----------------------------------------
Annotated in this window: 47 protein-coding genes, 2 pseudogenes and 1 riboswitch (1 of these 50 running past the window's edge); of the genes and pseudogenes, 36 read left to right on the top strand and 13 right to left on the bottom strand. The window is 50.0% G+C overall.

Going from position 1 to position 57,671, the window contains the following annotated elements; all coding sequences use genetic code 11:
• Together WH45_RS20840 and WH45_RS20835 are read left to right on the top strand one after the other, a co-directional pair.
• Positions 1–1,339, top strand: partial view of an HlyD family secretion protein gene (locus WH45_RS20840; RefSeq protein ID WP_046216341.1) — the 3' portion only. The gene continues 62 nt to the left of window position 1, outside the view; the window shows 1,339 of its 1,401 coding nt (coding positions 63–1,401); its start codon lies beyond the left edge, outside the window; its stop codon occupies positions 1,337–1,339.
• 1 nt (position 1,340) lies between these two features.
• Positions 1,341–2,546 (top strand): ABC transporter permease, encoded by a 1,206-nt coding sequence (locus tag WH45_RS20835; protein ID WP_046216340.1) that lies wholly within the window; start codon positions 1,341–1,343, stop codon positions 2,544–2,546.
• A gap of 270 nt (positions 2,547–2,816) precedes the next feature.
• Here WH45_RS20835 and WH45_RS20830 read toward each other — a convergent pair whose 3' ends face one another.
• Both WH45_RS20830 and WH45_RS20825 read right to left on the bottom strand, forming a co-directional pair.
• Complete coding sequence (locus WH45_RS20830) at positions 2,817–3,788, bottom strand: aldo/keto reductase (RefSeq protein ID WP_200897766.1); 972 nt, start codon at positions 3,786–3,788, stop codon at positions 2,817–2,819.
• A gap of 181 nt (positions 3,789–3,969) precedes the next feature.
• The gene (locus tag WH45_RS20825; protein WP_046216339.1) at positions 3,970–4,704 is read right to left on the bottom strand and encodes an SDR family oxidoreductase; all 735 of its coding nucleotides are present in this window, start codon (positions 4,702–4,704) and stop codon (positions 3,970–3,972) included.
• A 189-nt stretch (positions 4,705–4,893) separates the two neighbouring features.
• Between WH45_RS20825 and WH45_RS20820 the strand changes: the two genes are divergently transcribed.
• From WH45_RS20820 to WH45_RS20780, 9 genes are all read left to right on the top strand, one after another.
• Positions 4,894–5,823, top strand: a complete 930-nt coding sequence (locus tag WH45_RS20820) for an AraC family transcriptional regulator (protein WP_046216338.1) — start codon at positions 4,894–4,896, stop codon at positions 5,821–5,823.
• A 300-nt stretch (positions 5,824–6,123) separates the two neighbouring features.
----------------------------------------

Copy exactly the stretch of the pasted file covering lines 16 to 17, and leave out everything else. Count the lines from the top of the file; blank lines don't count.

• Positions 4,894–5,823, top strand: a complete 930-nt coding sequence (locus tag WH45_RS20820) for an AraC family transcriptional regulator (protein WP_046216338.1) — start codon at positions 4,894–4,896, stop codon at positions 5,821–5,823.
• A 300-nt stretch (positions 5,824–6,123) separates the two neighbouring features.